Since the ambiguity factor of the fine distance measuring according to the inventive method is forced, it can be determined at the central control device, e.g., by counting the number of necessary jumps or by comparing the stored frequency divider ratio N1, present during the first steady-state condition (course measurement) with the frequency divider ratio N2 for the fine distance measurement. This relatively complicated determination of the ambiguity factor can be avoided according to a further manifestation of the invention by using a frequency divider FT having two individually programmable outputs, wherein one such output constitutes the previously mentioned output by means of which there is controlled the output signal of the primary modulator HM. The second output leads to the input of the multiple-period measuring device PMS. Both of the frequency divider ratios N and N' are similarly programmed by the central control device STS for such length of time until there has occurred the first steady-state condition of the voltage controlled oscillator VCO during the coarse distance measurement. During the subsequent performance of the measuring signal-frequency jumps there is only reduced the frequency divider ratio N of the first output while maintaining the frequency divider ratio N' of the second output. During the fine distance measurement there thus is similarly present at the input of the multiple-period measuring device PMS the frequency f3el. There is determined therefrom the distance with the knowledge of ml without direct determination of mn, as during the coarse distance measurement, however with the accuracy of the fine distance measurement, since f3el then exactly assumes the value f'3el, wherein:
f'3el =f3en ·(m1 /mn)
The determination of the distance is carried out according to the equation for the multiple-period measurement
dm =m1 /M·fm (M T'3el)
with the aid of the frequency
which is present at the second output of the frequency divider FT upon reaching the steady-state condition during the fine distance measurement. The ambiguity factor mn for the fine distance measurement here no longer occurs, since it has already been correctly taken into account by the frequency divider ratio N' for the second output of the frequency divider FT and which has been stored during the coarse distance measurement. The fixed set and one selected ambiguity factor m1 for the coarse distance measurement, and which is independent of the distance, and the number of periods M which are to be averaged or meaned is therefore easily taken into account by fixed or programmable frequency divider ratios within the multiple-period measuring device PMS during the distance determination. As previously explained, the multiple period-measuring device PMS of the measuring means or device MV further contains a distance measurement-display device AV connected with the multiple period-measuring device PMS.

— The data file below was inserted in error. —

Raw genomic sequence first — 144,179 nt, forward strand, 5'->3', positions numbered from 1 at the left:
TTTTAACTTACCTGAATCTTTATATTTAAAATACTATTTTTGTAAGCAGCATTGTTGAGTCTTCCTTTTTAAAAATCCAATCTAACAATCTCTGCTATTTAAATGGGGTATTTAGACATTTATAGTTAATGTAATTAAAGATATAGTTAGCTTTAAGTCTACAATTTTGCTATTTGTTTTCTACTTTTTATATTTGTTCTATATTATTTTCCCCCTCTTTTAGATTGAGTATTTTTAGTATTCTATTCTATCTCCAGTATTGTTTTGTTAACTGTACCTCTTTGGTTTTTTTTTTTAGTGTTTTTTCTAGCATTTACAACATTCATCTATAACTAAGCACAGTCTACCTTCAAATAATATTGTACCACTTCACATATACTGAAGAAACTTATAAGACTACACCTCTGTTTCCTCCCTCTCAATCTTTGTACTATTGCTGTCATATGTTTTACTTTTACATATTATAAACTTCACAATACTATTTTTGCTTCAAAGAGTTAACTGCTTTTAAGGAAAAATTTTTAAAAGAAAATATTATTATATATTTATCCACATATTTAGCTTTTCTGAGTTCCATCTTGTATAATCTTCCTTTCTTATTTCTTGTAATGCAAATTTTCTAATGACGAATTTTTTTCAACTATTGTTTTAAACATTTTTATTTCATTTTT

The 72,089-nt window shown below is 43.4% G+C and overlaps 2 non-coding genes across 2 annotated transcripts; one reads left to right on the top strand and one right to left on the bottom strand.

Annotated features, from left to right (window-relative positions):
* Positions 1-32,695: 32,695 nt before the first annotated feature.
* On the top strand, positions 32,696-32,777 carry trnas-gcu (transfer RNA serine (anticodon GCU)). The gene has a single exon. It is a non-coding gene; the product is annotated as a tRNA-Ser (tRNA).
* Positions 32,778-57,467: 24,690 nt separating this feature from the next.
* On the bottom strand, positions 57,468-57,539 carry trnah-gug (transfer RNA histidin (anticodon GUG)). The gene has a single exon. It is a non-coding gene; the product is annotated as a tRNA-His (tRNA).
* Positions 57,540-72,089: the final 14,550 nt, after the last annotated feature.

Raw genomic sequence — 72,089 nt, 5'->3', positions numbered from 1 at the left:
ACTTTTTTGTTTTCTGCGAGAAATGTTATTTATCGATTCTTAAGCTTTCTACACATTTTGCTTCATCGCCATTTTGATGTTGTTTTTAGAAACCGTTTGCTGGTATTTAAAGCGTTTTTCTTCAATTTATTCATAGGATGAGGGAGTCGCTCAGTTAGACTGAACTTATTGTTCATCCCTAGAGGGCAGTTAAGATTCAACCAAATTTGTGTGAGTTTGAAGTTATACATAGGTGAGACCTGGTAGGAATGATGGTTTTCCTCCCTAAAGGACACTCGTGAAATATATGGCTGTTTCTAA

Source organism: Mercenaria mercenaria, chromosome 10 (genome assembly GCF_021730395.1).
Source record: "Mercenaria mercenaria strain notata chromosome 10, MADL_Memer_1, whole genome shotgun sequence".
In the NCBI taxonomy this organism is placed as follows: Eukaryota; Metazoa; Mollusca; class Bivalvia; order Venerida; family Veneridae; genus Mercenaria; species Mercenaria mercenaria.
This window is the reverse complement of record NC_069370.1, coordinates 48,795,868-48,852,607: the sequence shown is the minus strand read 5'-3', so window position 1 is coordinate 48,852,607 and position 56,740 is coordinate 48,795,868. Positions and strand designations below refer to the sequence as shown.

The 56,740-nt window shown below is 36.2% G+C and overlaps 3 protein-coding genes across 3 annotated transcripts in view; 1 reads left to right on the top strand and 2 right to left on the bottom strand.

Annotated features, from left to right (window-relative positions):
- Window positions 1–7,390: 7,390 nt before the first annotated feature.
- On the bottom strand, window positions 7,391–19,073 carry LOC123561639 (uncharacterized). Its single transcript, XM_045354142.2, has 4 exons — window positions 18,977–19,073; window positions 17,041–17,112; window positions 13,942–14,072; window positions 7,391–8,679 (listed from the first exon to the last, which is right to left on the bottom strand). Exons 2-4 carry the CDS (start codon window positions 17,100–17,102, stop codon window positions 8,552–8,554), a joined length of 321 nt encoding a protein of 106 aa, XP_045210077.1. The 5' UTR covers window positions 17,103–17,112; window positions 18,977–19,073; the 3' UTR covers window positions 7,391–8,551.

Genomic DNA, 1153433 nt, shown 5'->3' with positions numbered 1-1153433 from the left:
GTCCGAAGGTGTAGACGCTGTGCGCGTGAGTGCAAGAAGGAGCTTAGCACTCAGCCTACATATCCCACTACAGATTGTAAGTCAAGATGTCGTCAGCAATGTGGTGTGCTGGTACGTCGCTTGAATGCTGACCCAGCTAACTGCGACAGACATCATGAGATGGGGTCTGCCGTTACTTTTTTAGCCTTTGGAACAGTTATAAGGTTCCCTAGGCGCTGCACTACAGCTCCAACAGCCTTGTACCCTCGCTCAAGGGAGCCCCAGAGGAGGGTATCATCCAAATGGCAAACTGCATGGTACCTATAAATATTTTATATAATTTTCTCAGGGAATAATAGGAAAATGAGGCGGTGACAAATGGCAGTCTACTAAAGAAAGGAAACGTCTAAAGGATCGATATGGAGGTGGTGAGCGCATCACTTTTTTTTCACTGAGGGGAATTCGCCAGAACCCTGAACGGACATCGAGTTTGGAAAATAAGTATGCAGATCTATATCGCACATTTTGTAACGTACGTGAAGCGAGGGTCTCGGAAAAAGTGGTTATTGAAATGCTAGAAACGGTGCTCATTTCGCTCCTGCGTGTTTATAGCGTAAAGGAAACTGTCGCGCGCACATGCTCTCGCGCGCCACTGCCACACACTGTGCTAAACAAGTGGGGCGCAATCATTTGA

Since the frequency shift modulates the processed amplitude of the useful signal, there appear at the carrier of the useful signal for the marker signal frequency f2 sidebands at the spacing of the clock frequency f4 and its harmonics. If the amplitude modulation with the clock frequency f4 is to be processed at the receiver, then at least the first sidebands of the clock frequency must pass the bandpass filter. Hence, the band width of the filter must amount to at least 2f4. The noise power at the receiver output, and thus the static fluctuations of an evaluated distance for a given measuring time interval M·T3el and given rated receiving signal amplitude SEo are thus that much greater the higher there is selected the clock frequency f4. Therefore, to obtain a high system range it is necessary to select as small as possible the clock frequency and filter band width, but however such must be greater than the reciprocal value of the measuring time interval, otherwise there cannot be evaluated at least one respective half of a complete cycle.
The lower the selection of the clock frequency f4 that much greater is the disturbance of the random fluctuations of the radio link damping r' during the distance determination, since its proportion increases in the direction of the low frequencies, so that the selection of a clock frequency which is too low can in reality cause a reduction in the range.